The Hermit in the Woods

By Albert Perris

Growing up in Tallaght in the late 1970s and early 1980s, a frequent if irregular sight was that of the local hermit, recluse or ‘eccentric’ as he was variously referred to, walking down the length of Seskin View Road. He was a familiar sight known throughout Tallaght and district, and had been living somewhere in the hills above Tallaght since the mid-1970s.

‘Frenchie’ as he was called, was a tall, brisk, dark haired but unshaven and unkempt man in his early 50s. He wore a long black winter coat – all year round – which flowed behind him as he strode down the road. He kept himself to himself, and always looked like he was a man in a hurry to get wherever it was he was going. Occasionally he carried a long, trimmed branch, as one might hold a walking stick and was often seen murmuring or talking to himself. Parents cautioned children to stay away from the unkempt Frenchie and children often ignored them. Some children, whose capacity for cruelty was equal only to their capacity for curiosity, took to calling him ‘Worzel’ after Worzel Gummidge, the popular TV program of the time. Frenchie would smile: it is unlikely he knew who Worzel was.

Frenchie was as recognisable and frequent a sight to kids growing up around Old Bawn, Seskin View and Millbrook Lawns in Tallaght as coal lorries and ice cream vans.

In January 1982, Tallaght and Ireland was covered in a great snow, the heaviest fall in 35 years. Not since 1947, had Irish people seen anything quite like it. The children of Tallaght, with two weeks off school begged, borrowed or stole ‘breadboards’ from the local bread van and came out in force to have sledge races, ‘scutting’ on the back of cars, where drivers were brave enough to risk the ice-covered roads. Children, distracted by the snow, were not giving too much thought to how Frenchie might be getting on.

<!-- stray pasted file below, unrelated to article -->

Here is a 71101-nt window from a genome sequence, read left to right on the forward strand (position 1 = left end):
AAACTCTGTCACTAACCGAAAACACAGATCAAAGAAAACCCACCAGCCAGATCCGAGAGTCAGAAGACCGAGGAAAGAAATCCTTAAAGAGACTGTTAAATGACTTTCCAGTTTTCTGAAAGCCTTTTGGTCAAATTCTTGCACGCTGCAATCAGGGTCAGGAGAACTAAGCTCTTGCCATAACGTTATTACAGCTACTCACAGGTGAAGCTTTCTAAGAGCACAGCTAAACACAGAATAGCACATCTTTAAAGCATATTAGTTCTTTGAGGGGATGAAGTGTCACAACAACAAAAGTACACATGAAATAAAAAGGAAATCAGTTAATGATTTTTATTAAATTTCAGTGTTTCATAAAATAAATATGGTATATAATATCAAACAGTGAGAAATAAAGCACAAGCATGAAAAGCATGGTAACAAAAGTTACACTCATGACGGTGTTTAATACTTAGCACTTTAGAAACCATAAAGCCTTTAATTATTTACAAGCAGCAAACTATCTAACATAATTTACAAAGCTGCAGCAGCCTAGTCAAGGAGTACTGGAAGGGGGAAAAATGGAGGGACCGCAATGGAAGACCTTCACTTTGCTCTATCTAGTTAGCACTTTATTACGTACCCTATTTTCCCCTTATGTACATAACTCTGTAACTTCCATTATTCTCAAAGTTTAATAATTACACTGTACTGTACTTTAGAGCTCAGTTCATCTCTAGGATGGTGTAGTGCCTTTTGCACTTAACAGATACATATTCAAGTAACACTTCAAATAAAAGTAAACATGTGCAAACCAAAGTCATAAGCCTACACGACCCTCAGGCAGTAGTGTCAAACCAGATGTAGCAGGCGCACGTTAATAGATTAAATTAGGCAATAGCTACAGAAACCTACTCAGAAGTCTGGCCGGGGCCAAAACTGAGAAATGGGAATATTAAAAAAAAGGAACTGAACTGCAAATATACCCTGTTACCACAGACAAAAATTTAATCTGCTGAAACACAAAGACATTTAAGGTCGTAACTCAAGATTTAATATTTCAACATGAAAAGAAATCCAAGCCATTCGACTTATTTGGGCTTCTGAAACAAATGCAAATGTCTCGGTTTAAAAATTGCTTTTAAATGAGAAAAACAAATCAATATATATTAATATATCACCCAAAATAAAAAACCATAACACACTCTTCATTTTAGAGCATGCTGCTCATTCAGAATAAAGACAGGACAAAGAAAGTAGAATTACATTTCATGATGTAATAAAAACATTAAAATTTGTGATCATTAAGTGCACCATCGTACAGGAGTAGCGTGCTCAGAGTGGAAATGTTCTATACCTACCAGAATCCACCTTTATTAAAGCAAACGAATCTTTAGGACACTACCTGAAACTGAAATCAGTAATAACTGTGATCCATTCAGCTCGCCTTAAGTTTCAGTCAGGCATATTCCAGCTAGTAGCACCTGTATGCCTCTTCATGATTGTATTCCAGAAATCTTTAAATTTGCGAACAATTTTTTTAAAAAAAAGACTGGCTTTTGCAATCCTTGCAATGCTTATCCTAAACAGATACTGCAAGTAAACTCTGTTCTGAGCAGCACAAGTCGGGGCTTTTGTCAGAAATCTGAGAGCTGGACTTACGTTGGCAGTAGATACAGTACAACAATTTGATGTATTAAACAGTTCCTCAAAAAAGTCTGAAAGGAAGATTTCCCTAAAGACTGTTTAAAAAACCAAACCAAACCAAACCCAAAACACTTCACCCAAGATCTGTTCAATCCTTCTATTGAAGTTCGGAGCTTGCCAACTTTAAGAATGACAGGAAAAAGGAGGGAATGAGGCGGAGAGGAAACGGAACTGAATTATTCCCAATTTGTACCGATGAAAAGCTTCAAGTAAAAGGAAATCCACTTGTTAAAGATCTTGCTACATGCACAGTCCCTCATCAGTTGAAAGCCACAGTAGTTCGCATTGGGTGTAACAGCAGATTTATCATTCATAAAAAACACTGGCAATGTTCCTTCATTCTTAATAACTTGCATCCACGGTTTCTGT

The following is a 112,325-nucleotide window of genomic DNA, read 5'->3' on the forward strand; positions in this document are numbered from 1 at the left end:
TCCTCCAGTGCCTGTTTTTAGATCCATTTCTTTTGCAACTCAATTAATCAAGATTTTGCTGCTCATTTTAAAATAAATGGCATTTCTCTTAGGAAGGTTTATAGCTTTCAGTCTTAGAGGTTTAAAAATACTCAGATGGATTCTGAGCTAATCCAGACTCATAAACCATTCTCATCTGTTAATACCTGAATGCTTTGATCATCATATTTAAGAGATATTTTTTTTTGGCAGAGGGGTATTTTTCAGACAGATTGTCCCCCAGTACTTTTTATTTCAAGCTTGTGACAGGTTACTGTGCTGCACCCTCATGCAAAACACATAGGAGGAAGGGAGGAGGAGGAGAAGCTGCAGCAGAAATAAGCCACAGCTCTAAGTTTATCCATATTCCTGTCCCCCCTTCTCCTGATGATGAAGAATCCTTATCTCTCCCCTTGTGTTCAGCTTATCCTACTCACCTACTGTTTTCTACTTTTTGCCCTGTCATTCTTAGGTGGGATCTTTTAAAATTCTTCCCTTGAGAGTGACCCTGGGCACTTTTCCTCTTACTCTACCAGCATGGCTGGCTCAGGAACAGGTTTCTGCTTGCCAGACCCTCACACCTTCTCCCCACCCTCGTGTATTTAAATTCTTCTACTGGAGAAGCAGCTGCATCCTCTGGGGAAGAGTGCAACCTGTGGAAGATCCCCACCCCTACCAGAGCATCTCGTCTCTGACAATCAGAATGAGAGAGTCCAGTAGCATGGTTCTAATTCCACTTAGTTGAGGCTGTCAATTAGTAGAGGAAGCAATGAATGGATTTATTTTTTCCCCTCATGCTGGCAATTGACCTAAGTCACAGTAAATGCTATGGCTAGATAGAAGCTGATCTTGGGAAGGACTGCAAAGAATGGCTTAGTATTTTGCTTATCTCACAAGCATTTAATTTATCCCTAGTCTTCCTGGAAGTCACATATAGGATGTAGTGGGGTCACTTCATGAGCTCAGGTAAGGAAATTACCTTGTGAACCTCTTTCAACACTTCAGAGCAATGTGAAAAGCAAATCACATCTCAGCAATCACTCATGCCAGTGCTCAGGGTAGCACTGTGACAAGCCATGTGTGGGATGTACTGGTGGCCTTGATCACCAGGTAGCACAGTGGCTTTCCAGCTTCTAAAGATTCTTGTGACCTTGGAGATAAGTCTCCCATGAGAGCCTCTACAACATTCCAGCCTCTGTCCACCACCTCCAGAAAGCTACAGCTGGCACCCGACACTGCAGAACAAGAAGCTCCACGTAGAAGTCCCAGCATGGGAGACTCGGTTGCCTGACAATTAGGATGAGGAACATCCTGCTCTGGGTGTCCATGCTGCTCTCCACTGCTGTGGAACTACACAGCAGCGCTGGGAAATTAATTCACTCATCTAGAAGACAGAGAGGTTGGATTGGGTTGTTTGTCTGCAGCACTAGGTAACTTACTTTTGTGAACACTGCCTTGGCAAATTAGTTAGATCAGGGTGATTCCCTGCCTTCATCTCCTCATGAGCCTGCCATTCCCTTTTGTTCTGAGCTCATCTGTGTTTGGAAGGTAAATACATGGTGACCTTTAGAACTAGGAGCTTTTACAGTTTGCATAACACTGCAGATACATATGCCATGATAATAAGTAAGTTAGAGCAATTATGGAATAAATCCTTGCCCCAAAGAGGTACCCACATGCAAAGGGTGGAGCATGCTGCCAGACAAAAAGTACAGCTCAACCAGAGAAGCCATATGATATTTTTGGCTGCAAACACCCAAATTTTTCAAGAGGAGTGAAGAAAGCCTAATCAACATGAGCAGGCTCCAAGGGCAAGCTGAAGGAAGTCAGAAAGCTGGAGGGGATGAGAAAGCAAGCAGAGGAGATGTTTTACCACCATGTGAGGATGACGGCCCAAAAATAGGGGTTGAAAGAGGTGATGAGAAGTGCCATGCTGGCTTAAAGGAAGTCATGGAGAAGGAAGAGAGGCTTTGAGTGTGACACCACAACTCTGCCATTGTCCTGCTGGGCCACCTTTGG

In Bohernabreena in the hills above Tallaght, it was known that Frenchie lived in nothing more than a makeshift wooden hut he had constructed for himself in the middle of Ballinascorney forest. He lived with no running water, no electricity and no heating.

After several days of snow, locals in the district became concerned for his welfare. He had not been seen for a number of days. Conditions were quite literally arctic. Farmers were concerned for the welfare of their livestock out in the fields. Frenchie had last been seen on the 8th of January, several days after the first snows came, trying to cycle up a hill in Ballinascorney in the direction of the forest in which he lived alone. A number of people in the district set out to check on him, to see if he needed anything. They found his bicycle- apparently abandoned in a ditch by the side of the road near the forest. Shortly after they found a parcel of food frozen, sticking out of the snow not far from his abandoned bike.

Frenchie’s makeshift hut in Ballinascorney forest

A local TD, Larry McMahon, took the lead in organising a ‘search and rescue’ operation. An Army Air Corps helicopter was called in and the local community in Bohernabreena set out on a mission to find Frenchie. The national media covered the story of Frenchie – The Missing Hermit. An Air Corps helicopter from Baldonnel landed in the grounds of the Dominican Priory in Tallaght to collect a Garda before flying to pick up a farmer in Bohernabreena, a man who knew the whereabouts of Frenchie’s hut in Ballinascorney Forest. The search continued for a number of days. Frenchie wasn’t the only hermit living in such conditions in the area. An elderly man who had been living rough in a cave in the Featherbeds in the Dublin Mountains for the previous 10 years, was also a cause for concern.

Frenchie hadn’t been seen for almost two weeks when he was found, frozen and lifeless in the snow, three- quarters of a mile from his hut in Ballinascorney forest. His body was dug out of a snowdrift by a team of volunteers. He had frozen to death in a blizzard, attempting to bring food back to his makeshift hut. He had likely been dead since the 8th of January.